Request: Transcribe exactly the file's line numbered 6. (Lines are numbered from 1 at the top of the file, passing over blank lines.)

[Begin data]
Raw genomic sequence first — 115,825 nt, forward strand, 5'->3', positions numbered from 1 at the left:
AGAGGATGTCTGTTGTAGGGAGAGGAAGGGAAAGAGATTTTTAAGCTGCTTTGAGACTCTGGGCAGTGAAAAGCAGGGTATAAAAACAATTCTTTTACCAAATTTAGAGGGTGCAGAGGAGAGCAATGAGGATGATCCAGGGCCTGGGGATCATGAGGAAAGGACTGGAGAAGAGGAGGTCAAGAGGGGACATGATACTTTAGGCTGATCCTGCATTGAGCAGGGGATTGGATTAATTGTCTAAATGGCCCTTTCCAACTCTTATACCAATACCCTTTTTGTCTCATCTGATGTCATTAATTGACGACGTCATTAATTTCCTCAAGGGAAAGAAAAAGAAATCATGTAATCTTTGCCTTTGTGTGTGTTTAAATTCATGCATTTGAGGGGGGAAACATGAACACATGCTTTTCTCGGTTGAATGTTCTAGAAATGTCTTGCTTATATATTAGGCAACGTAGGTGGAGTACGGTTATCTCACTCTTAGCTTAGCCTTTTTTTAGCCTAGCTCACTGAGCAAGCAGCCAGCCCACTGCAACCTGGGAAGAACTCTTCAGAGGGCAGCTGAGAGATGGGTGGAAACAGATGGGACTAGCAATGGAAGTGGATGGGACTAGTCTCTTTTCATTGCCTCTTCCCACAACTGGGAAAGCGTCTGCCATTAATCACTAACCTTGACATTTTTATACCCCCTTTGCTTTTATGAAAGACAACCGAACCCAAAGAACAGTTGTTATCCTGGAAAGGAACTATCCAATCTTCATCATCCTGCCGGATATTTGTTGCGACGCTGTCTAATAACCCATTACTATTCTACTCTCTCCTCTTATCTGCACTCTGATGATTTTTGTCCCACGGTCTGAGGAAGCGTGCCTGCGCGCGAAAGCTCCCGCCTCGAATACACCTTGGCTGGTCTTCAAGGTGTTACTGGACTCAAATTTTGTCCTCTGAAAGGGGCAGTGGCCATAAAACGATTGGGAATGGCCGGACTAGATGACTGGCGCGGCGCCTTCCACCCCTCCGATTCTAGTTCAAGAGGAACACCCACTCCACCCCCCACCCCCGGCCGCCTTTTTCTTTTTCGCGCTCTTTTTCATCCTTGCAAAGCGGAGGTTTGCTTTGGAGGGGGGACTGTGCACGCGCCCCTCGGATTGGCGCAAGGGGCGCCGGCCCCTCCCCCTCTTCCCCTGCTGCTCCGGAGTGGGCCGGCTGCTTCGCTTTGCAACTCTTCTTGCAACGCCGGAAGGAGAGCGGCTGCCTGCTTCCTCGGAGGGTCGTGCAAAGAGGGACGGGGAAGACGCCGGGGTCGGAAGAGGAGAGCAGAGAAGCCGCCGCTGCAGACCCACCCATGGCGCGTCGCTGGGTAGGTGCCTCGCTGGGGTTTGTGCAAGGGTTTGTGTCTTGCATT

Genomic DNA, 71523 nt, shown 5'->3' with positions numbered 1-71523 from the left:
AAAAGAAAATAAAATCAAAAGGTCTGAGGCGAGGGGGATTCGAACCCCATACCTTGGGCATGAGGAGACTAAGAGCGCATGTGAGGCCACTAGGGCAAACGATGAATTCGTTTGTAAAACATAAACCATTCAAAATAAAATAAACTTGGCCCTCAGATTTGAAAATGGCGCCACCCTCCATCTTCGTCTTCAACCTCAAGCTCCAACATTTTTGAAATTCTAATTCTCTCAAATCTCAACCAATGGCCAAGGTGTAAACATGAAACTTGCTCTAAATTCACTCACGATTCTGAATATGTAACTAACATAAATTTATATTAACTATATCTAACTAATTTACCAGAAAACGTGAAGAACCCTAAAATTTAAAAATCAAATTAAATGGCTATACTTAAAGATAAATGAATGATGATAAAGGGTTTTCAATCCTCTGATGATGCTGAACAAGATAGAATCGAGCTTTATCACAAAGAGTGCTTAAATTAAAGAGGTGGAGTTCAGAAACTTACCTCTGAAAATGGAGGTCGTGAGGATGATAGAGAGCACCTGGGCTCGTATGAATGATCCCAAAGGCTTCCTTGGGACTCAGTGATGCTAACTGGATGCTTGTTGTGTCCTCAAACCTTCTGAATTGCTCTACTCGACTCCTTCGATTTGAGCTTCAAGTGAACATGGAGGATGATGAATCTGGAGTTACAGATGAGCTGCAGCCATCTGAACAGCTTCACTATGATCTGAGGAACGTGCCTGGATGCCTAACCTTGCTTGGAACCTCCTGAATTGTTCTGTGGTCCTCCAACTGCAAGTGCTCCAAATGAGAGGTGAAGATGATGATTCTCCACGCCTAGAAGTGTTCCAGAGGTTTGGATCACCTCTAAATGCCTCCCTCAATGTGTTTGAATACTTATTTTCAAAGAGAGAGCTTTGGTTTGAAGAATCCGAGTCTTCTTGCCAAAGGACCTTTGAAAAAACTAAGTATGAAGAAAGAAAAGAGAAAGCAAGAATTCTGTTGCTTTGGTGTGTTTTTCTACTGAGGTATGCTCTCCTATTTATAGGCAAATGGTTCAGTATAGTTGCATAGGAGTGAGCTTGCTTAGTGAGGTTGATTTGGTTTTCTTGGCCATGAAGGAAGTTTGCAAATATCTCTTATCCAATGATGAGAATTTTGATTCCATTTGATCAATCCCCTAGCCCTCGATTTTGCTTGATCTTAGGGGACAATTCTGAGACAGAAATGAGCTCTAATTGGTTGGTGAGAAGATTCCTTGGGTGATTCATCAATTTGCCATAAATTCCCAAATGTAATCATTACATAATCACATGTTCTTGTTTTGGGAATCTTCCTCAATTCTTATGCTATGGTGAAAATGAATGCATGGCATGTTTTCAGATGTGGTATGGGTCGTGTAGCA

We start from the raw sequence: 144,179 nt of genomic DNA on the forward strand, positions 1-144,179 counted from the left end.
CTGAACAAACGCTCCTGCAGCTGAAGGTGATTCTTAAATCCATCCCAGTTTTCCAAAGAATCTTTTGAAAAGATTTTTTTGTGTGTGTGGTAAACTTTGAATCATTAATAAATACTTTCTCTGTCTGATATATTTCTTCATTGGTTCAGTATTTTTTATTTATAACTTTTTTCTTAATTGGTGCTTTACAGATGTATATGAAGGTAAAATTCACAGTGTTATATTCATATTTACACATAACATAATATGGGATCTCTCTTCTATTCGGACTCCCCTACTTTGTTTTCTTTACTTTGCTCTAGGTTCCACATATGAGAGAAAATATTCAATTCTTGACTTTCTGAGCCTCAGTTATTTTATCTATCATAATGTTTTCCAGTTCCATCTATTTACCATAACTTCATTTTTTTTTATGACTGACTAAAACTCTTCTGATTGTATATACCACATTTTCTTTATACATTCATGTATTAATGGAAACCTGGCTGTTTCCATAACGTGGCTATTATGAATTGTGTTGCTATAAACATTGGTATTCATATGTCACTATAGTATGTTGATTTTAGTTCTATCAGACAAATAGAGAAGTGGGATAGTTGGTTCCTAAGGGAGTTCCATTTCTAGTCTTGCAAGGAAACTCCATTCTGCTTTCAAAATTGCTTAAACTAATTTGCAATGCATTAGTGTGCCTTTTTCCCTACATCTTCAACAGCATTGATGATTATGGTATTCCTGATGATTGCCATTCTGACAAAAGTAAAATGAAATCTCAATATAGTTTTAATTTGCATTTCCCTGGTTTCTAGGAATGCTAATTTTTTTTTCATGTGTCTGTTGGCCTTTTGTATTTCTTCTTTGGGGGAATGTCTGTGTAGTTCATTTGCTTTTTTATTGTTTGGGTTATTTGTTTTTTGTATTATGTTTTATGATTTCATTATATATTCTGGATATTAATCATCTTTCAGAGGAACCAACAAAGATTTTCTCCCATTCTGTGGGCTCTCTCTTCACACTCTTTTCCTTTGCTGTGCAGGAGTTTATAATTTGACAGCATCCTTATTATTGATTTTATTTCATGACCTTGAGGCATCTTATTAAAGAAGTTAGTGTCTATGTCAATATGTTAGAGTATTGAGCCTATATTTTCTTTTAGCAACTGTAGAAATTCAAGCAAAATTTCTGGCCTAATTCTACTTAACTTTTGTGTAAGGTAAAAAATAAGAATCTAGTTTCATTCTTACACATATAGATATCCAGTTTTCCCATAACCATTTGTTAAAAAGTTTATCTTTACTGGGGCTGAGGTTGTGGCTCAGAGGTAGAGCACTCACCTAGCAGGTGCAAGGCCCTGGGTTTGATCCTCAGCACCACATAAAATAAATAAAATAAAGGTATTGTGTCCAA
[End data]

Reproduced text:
CTGAACAAACGCTCCTGCAGCTGAAGGTGATTCTTAAATCCATCCCAGTTTTCCAAAGAATCTTTTGAAAAGATTTTTTTGTGTGTGTGGTAAACTTTGAATCATTAATAAATACTTTCTCTGTCTGATATATTTCTTCATTGGTTCAGTATTTTTTATTTATAACTTTTTTCTTAATTGGTGCTTTACAGATGTATATGAAGGTAAAATTCACAGTGTTATATTCATATTTACACATAACATAATATGGGATCTCTCTTCTATTCGGACTCCCCTACTTTGTTTTCTTTACTTTGCTCTAGGTTCCACATATGAGAGAAAATATTCAATTCTTGACTTTCTGAGCCTCAGTTATTTTATCTATCATAATGTTTTCCAGTTCCATCTATTTACCATAACTTCATTTTTTTTTATGACTGACTAAAACTCTTCTGATTGTATATACCACATTTTCTTTATACATTCATGTATTAATGGAAACCTGGCTGTTTCCATAACGTGGCTATTATGAATTGTGTTGCTATAAACATTGGTATTCATATGTCACTATAGTATGTTGATTTTAGTTCTATCAGACAAATAGAGAAGTGGGATAGTTGGTTCCTAAGGGAGTTCCATTTCTAGTCTTGCAAGGAAACTCCATTCTGCTTTCAAAATTGCTTAAACTAATTTGCAATGCATTAGTGTGCCTTTTTCCCTACATCTTCAACAGCATTGATGATTATGGTATTCCTGATGATTGCCATTCTGACAAAAGTAAAATGAAATCTCAATATAGTTTTAATTTGCATTTCCCTGGTTTCTAGGAATGCTAATTTTTTTTTCATGTGTCTGTTGGCCTTTTGTATTTCTTCTTTGGGGGAATGTCTGTGTAGTTCATTTGCTTTTTTATTGTTTGGGTTATTTGTTTTTTGTATTATGTTTTATGATTTCATTATATATTCTGGATATTAATCATCTTTCAGAGGAACCAACAAAGATTTTCTCCCATTCTGTGGGCTCTCTCTTCACACTCTTTTCCTTTGCTGTGCAGGAGTTTATAATTTGACAGCATCCTTATTATTGATTTTATTTCATGACCTTGAGGCATCTTATTAAAGAAGTTAGTGTCTATGTCAATATGTTAGAGTATTGAGCCTATATTTTCTTTTAGCAACTGTAGAAATTCAAGCAAAATTTCTGGCCTAATTCTACTTAACTTTTGTGTAAGGTAAAAAATAAGAATCTAGTTTCATTCTTACACATATAGATATCCAGTTTTCCCATAACCATTTGTTAAAAAGTTTATCTTTACTGGGGCTGAGGTTGTGGCTCAGAGGTAGAGCACTCACCTAGCAGGTGCAAGGCCCTGGGTTTGATCCTCAGCACCACATAAAATAAATAAAATAAAGGTATTGTGTCCAA